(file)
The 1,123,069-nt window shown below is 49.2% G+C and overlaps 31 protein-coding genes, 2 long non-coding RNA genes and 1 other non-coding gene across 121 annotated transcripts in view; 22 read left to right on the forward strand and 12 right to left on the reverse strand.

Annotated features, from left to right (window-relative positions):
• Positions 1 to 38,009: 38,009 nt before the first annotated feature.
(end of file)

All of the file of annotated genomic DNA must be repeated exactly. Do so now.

The 1,123,069-nt window shown below is 49.2% G+C and overlaps 31 protein-coding genes, 2 long non-coding RNA genes and 1 other non-coding gene across 121 annotated transcripts in view; 22 read left to right on the forward strand and 12 right to left on the reverse strand.

Annotated features, from left to right (window-relative positions):
• Positions 1 to 38,009: 38,009 nt before the first annotated feature.